The U.S. economy slowed at an annual rate of 32.9% in the April-June quarter as the country struggled with spending cuts during the pandemic.
It was the deepest decline since the government began keeping records in 1947 and three times more severe than the previous 10% record set in 1958.
Reduced spending on services such as health care has driven the fall.
Economists said they expected to see the sharpest decline in the second quarter of the year, with the recovery after that.
But as virus cases in the U.S. increase and some areas re-impose restrictions on activity, the rebound is showing signs of a halt.
More than 1.4 million people filed new unemployment claims last week, up from the previous week for the second week in a row. Other data indicate spending cuts and falls in confidence in July.
Jerome Powell, the head of America’s central bank, on Wednesday warned of a renewed downturn, describing the downturn as the most “severe in our lives”.
He urged more government spending to help American families and businesses suffer the crisis.
That call was reiterated by other business leaders on Thursday as figures drew attention to the magnitude of the economic crisis the country is facing.
“The shocking news of the historic decline in gross domestic product in the second quarter has shocked us all,” said Neil Bradley, chief policy officer at the U.S. Chamber of Commerce, a lobby group for business. “This discarded news should make Congress move fast.”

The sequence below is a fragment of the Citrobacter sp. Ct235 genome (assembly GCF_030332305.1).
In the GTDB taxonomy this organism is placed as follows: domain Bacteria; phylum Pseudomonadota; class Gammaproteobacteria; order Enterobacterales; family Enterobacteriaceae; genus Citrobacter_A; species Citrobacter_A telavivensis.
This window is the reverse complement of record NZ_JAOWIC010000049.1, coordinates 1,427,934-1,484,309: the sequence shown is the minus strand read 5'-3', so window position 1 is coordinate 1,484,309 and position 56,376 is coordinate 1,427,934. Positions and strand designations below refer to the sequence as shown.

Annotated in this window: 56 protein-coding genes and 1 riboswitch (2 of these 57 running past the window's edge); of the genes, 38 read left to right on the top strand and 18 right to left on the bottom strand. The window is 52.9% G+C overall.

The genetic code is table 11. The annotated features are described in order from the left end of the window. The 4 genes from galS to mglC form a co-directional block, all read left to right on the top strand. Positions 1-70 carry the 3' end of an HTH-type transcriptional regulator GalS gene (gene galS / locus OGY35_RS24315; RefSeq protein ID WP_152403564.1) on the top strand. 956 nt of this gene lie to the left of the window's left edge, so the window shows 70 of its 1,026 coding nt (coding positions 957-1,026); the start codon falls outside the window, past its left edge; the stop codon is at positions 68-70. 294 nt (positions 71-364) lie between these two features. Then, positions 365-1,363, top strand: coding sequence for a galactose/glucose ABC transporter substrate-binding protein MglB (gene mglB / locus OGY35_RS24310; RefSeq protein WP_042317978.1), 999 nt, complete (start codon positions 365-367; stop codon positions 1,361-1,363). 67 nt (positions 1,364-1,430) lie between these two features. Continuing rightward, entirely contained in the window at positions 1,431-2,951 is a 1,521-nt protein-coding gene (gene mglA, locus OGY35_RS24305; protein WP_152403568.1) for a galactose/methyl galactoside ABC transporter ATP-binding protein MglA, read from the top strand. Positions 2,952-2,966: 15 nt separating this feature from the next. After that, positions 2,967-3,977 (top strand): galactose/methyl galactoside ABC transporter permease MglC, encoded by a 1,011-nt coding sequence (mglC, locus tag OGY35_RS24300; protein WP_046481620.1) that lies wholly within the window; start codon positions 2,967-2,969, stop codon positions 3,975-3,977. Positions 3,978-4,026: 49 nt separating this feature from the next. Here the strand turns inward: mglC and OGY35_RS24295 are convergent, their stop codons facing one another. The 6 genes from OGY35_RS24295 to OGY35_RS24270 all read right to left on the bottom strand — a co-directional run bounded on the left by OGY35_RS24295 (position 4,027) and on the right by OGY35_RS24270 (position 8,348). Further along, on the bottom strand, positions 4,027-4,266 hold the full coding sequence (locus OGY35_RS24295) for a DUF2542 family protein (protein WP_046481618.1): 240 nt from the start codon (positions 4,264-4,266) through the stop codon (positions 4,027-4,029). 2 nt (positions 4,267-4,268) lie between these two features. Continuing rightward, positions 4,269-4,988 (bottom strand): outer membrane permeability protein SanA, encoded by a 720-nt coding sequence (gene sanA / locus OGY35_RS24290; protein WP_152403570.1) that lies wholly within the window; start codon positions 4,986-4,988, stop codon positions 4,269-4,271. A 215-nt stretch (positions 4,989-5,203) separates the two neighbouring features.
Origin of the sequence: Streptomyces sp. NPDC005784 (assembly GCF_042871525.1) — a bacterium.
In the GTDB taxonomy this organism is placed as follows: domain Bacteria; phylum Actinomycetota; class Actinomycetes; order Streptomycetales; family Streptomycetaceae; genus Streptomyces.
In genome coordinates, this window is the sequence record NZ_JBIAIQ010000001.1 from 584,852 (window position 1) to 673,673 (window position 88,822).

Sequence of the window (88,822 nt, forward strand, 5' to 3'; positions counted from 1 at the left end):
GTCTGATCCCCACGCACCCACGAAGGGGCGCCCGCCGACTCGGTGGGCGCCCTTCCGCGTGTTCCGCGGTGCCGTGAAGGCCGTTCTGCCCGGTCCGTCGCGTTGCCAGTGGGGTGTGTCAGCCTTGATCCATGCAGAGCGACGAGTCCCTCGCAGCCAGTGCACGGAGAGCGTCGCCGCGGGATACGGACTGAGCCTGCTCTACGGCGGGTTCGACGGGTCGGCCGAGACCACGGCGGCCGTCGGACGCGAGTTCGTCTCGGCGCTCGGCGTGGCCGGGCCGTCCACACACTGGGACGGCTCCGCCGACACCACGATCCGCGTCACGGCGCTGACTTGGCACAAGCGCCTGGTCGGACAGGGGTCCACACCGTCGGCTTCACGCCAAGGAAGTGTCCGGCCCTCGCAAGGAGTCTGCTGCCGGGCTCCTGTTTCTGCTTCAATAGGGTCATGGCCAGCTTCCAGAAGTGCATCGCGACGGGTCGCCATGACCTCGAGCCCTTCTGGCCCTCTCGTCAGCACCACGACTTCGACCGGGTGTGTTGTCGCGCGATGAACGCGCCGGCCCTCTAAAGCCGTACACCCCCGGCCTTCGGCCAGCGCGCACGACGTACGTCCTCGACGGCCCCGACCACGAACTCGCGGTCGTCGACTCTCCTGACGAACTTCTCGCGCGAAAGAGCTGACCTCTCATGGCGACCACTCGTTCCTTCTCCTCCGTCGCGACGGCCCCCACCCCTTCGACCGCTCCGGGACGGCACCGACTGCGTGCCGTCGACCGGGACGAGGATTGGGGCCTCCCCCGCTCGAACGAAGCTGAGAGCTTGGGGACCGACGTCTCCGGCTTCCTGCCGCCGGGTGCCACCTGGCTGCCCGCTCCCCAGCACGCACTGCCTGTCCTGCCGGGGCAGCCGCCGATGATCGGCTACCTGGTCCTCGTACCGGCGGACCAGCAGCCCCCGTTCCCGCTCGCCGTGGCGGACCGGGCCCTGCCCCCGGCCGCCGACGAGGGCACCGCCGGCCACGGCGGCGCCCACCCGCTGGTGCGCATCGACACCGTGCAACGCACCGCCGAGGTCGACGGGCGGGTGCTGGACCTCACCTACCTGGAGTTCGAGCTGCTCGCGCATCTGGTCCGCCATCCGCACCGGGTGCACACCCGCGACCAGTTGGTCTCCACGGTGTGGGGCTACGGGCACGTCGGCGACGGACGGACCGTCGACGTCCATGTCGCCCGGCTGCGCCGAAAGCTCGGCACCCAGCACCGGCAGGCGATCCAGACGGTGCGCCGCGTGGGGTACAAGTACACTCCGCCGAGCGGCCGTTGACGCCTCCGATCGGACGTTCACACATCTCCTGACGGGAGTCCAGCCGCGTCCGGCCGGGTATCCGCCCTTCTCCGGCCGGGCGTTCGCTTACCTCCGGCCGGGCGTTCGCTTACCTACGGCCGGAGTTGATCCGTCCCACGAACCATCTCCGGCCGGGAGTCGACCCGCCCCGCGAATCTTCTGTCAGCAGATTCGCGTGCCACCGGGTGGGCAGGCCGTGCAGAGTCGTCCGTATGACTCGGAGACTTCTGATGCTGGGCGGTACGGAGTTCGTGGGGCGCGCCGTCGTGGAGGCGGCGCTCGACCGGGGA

- The Fed warns of the continuing need to protect the U.S. economy
- The German economy is suffering a sharper decline on record
The International Monetary Fund has predicted that global growth will slow by 4.9% this year. On Thursday, Germany reported a record quarterly decline of 1.1%, while Mexico’s economy also reported a double-digit contraction.
Compared to the same quarter a year ago, the U.S. economy plummeted 9.5%. Exports and imports fell more than 20% from a year ago, while consumer spending – the main driver of the U.S. economy – fell by 10.7% year-on-year.
The United States has lost nearly 15 million jobs since February, despite strong engagement in May and June. The U.S. Census estimates more than half of American adults live in families who have seen incomes cut short by the pandemic.
Economists have warned it will take years for the United States to recover from the devastation.
“Even when the economy saw a rapid auction back in May and June, the Covid-19 economic shock caused so much damage in previous months that the net result was an economic catastrophe for the second quarter of the year,” wrote Josh Bivens , director of research at the Institute for Economic Policy.
“The fact that initial jobless claims have risen for the second week is worrying and highlights that the recovery in consumption is still at risk,” said Madhavi Bokil, vice president of the Investor Service. of Moody’s.
At the Bean Post Pub, in New York City, owner Anthony LoPorto said he continues to struggle to fill his tables and is worried about what autumn and winter will bring.
“I don’t believe in the quick win of anything,” he said. “There’s just not enough money in people’s pockets and enough shortage in people’s spirits.”